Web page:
Wednesday, September 29, 2004

Abstract of the Day: Memory Distortion

Schacter DL, Slotnick SD. The cognitive neuroscience of memory distortion. Neuron. 2004 Sep 30;44(1):149-60.

Department of Psychology, Harvard University, Cambridge, MA 02138 USA.

Memory distortion occurs in the laboratory and in everyday life. This article focuses on false recognition, a common type of memory distortion in which individuals incorrectly claim to have encountered a novel object or event. By considering evidence from neuropsychology, neuroimaging, and electrophysiology, we address three questions. (1) Are there patterns of neural activity that can distinguish between true and false recognition? (2) Which brain regions contribute to false recognition? (3) Which brain regions play a role in monitoring or reducing false recognition? Neuroimaging and electrophysiological studies suggest that sensory activity is greater for true recognition compared to false recognition. Neuropsychological and neuroimaging results indicate that the hippocampus and several cortical regions contribute to false recognition. Evidence from neuropsychology, neuroimaging, and electrophysiology implicates the prefrontal cortex in retrieval monitoring that can limit the rate of false recognition.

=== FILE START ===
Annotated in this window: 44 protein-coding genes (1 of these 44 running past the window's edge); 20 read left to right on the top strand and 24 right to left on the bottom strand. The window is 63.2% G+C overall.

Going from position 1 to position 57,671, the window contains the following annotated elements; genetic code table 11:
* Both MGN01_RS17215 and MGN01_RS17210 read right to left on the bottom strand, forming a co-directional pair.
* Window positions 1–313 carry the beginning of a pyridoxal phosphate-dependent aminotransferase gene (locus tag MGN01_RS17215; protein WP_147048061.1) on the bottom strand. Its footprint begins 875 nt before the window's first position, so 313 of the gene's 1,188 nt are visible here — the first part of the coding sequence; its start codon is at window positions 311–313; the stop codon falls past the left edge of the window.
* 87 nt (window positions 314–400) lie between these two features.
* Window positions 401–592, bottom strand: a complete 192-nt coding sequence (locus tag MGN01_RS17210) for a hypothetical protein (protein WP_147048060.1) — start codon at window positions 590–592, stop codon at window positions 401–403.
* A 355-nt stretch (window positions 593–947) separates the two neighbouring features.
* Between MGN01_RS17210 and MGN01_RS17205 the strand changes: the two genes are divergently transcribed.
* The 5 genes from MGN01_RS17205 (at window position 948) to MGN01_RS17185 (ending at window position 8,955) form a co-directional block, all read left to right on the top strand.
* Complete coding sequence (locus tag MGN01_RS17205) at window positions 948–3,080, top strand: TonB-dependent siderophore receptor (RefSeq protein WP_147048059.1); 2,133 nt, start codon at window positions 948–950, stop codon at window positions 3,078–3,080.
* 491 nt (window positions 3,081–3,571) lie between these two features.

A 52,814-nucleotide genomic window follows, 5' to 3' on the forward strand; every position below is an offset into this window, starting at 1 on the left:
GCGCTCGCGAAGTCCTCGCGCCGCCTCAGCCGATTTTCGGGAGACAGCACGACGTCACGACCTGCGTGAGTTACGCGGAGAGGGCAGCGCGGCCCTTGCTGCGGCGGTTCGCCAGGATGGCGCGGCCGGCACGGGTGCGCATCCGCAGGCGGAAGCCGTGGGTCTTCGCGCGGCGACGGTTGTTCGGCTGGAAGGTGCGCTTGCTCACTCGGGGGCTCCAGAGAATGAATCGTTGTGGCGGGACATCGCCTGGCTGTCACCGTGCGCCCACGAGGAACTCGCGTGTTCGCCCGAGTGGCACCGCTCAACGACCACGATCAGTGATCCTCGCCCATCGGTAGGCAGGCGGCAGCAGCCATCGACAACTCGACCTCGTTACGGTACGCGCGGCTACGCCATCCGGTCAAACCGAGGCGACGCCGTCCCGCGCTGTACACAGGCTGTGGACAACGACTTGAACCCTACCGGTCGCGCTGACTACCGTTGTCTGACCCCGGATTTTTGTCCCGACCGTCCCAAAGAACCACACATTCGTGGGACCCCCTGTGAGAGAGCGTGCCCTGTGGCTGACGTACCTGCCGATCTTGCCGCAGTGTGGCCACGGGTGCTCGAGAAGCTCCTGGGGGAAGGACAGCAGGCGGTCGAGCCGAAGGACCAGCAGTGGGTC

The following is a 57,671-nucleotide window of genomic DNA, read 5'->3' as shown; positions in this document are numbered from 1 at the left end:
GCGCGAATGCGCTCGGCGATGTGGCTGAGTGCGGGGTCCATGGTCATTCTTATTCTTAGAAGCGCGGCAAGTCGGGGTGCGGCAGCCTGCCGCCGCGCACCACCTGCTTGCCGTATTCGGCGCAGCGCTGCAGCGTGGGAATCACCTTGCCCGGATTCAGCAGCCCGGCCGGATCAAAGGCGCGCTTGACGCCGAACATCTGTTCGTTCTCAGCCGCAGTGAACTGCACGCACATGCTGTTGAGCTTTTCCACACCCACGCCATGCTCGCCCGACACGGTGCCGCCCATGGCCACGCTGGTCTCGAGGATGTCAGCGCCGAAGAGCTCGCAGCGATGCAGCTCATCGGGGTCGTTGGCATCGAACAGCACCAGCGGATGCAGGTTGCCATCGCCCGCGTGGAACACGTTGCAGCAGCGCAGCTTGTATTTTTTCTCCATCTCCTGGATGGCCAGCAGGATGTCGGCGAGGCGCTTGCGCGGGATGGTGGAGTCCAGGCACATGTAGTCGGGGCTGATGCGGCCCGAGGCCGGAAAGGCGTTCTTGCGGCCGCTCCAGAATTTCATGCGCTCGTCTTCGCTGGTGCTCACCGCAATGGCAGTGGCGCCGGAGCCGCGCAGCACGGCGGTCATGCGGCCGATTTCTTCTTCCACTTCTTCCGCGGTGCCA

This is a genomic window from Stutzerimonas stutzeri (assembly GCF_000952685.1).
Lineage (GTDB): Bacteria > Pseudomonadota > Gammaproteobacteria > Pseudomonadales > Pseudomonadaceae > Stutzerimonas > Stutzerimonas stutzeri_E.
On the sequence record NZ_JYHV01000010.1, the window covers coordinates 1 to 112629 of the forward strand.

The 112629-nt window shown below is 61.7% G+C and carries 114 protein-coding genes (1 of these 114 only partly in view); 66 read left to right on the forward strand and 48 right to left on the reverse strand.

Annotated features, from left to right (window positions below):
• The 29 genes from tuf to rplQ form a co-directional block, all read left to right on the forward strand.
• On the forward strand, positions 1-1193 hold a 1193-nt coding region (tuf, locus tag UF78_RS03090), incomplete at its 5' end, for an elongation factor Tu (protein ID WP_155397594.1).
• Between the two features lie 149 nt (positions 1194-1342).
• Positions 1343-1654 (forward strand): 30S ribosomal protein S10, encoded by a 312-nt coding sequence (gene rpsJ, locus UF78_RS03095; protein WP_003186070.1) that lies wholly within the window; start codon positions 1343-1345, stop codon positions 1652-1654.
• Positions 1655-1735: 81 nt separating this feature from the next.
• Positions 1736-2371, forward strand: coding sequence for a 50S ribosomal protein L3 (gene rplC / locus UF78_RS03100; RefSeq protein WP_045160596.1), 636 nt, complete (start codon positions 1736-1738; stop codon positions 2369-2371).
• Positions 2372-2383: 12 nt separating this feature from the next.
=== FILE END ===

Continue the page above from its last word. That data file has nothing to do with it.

PMID: 15450167 [PubMed - in process]

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